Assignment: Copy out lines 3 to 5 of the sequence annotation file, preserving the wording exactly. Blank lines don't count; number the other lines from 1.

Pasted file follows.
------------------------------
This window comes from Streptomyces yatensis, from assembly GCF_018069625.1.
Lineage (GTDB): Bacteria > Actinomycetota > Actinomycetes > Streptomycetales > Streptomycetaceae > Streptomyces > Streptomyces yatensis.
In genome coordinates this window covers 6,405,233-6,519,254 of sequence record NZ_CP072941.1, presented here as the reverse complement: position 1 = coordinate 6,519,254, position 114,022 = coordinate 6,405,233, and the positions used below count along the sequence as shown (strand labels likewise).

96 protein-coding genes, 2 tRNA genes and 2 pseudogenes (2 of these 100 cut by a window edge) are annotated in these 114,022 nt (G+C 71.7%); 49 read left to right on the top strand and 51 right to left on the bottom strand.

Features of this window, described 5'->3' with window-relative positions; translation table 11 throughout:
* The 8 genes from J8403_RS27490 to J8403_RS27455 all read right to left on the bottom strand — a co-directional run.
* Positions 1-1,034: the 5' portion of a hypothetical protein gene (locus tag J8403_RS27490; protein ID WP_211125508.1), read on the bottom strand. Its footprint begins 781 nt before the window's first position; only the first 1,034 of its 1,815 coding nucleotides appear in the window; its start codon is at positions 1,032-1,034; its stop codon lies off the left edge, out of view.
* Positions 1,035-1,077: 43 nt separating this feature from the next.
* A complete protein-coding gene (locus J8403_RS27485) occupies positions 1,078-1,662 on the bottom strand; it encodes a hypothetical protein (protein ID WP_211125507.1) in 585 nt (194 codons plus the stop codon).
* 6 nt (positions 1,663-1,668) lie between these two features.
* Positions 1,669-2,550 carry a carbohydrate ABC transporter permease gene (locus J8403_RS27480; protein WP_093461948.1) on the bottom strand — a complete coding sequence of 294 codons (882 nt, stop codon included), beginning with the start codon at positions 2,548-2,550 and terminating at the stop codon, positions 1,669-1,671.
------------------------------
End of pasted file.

In genome coordinates this window covers 6,405,233-6,519,254 of sequence record NZ_CP072941.1, presented here as the reverse complement: position 1 = coordinate 6,519,254, position 114,022 = coordinate 6,405,233, and the positions used below count along the sequence as shown (strand labels likewise).

96 protein-coding genes, 2 tRNA genes and 2 pseudogenes (2 of these 100 cut by a window edge) are annotated in these 114,022 nt (G+C 71.7%); 49 read left to right on the top strand and 51 right to left on the bottom strand.

Features of this window, described 5'->3' with window-relative positions; translation table 11 throughout: